Head of the Burmese army General Min Aung Hlaing, in a speech made to more than 10000 troops, said that “protecting the constitution is one of the main responsibilities of the army as [it builds the] country into becoming a modern, prosperous and developed democracy”. Mr. Min spoke at an event marking Armed Forces Day, which Myanmar celebrates every year to commemorate the day when its army rose up against the Japanese occupiers in World War II.
His comments come five days before the country holds its parliamentary by-elections, which is scheduled to take place on 1 April. Myanmar’s pro-democratic opposition leader Aung San Suu Kyi, however, had previously said that she considered the allocation of parliamentary seats to unelected representatives of the military as undemocratic. Ms. Suu Kyi also called for the constitution, which was written under the former military junta that ruled Myanmar for more than 40 years, to be amended.
While Mr. Min insisted that the military played a critical role in keeping the nation stable during its years of ruling, the country was known then by many to be under political oppression, economic mismanagement, turmoil and unrest. President Thein Sein’s party took over the leadership in 2010 and has been aggressively pursuing a series of reforms since then. This includes the releasing of hundreds of political prisoners, introducing media freedoms, and allowing Ms. Suu Kyi to run for a seat in the parliament.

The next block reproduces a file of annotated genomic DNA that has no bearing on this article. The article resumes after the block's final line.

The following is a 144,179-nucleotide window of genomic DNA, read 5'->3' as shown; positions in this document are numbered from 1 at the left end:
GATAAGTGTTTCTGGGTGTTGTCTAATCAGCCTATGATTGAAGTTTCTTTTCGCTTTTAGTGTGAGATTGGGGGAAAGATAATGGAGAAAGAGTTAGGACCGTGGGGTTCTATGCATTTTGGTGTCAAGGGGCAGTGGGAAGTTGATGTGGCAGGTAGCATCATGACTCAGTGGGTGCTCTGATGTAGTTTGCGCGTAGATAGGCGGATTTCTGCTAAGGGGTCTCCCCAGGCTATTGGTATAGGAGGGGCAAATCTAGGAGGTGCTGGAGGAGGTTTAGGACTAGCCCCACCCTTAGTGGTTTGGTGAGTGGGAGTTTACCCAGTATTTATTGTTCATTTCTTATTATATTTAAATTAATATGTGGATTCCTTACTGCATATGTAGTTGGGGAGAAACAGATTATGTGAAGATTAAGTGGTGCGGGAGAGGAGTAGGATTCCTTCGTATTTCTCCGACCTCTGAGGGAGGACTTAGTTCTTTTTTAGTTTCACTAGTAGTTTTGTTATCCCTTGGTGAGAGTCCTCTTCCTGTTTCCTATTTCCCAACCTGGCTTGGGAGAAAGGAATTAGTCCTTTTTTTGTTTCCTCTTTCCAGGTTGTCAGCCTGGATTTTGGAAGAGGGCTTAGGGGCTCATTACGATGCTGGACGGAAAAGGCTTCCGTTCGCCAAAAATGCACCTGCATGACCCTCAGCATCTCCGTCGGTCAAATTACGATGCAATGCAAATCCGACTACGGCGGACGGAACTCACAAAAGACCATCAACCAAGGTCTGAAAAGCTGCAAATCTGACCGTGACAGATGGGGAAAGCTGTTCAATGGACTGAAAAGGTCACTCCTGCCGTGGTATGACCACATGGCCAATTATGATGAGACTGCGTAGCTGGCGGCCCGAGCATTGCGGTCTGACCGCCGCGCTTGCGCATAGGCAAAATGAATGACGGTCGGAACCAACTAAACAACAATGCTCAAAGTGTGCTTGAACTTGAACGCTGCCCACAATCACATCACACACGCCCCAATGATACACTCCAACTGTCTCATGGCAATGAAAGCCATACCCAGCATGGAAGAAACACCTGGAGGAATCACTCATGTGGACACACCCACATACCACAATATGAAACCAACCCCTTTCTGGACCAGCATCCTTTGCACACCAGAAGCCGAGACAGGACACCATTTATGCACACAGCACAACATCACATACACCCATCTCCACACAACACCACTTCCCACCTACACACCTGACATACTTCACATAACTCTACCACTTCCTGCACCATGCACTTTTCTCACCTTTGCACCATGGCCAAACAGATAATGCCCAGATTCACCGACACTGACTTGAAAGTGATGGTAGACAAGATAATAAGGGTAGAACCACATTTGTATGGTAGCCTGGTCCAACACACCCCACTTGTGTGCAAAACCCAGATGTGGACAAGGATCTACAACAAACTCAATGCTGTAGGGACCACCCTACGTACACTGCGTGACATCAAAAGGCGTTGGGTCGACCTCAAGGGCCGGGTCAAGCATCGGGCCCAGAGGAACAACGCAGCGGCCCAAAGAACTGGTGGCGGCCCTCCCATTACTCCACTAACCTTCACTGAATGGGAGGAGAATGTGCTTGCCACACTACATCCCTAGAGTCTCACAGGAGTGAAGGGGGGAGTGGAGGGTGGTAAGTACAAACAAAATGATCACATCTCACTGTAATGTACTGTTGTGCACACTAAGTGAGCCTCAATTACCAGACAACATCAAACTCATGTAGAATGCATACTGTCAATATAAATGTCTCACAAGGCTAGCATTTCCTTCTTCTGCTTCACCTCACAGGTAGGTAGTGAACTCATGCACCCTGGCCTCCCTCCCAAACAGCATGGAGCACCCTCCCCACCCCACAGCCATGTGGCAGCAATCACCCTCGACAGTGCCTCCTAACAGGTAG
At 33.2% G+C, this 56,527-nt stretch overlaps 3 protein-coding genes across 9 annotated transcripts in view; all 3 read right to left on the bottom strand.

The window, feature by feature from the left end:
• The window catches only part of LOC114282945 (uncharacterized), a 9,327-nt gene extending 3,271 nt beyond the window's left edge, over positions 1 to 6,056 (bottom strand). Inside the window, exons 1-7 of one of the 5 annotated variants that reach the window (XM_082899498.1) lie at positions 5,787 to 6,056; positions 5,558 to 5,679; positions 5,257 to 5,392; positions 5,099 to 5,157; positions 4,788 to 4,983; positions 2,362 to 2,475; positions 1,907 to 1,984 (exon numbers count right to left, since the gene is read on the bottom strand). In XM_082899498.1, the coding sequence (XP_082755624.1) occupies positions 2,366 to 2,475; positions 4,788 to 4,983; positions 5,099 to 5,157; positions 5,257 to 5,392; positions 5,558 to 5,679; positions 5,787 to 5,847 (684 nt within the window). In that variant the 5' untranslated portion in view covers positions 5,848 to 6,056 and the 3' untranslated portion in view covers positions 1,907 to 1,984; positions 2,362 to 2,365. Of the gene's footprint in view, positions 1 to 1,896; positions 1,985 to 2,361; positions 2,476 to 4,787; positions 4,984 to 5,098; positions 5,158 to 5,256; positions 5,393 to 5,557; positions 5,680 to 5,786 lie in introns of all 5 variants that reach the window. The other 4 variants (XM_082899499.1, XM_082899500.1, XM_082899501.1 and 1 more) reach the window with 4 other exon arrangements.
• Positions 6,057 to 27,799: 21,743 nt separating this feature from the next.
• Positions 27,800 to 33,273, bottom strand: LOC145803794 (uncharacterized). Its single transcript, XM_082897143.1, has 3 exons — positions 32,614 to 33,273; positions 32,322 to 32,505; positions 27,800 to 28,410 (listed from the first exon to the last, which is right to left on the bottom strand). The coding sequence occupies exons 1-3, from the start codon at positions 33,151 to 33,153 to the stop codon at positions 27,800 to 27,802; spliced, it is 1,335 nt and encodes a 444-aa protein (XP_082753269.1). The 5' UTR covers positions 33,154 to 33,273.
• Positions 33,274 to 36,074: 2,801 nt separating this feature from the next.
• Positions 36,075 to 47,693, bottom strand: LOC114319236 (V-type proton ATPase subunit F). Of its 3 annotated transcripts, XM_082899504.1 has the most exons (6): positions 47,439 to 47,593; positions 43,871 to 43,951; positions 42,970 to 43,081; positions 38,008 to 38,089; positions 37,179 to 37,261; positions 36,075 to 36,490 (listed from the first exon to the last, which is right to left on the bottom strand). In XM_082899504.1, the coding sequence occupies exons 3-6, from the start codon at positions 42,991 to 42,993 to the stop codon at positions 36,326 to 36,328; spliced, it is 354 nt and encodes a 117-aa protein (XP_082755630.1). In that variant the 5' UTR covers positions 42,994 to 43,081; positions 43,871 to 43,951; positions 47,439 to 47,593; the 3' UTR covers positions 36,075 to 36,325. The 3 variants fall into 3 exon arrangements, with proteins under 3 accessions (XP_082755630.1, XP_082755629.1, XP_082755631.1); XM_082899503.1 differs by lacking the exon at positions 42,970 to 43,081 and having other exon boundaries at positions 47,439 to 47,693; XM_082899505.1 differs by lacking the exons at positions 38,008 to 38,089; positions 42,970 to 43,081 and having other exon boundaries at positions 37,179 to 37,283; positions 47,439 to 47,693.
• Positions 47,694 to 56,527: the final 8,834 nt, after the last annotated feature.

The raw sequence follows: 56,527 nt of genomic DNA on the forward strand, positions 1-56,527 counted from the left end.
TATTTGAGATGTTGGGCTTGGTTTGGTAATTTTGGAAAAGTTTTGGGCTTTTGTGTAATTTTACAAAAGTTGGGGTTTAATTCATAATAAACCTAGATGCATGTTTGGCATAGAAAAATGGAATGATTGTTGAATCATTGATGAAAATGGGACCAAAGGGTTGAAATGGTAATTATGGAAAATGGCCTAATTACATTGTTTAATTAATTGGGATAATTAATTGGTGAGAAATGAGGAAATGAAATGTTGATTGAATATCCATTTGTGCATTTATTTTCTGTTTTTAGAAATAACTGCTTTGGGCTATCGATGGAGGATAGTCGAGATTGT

Unfortunately, Ms. Suu Kyi herself has cut short her campaign trail due to illness. According to Ms. Suu Kyi’s doctor Tin Myo Win, Ms. Suu Kyi was exhausted and suffered from vomiting and low blood pressure last Saturday when the boat she was travelling in got stuck on a sandbank for several hours. Mr. Tin had advised her to cancel her final campaign trip to Magway, and said that she will be resting for the week.
Meanwhile, as the election date draws closer, President Thein Sein has been urging the country to respect “the decision of the people”. He was quoted by The New Light of Myanmar as saying that Myanmar needs “to work together to ensure that the outcome is accepted by all the people”. Mr. Thein Sein’s government has been pushing for “free and fair” elections, a condition which the West requires that Myanmar fulfills before it considers the lifting of its sanctions.
Report: Burma’s top general defends army’s role in politics [BBC, 27 March 2012]
Report: Myanmar general defends military’s political role [AP, 27 March 2012]
Report: Respect ‘decision of the people’: Myanmar president [AFP, 27 March 2012]
Report: Suu Kyi cancels Myanmar campaign travel [AFP, 26 March 2012]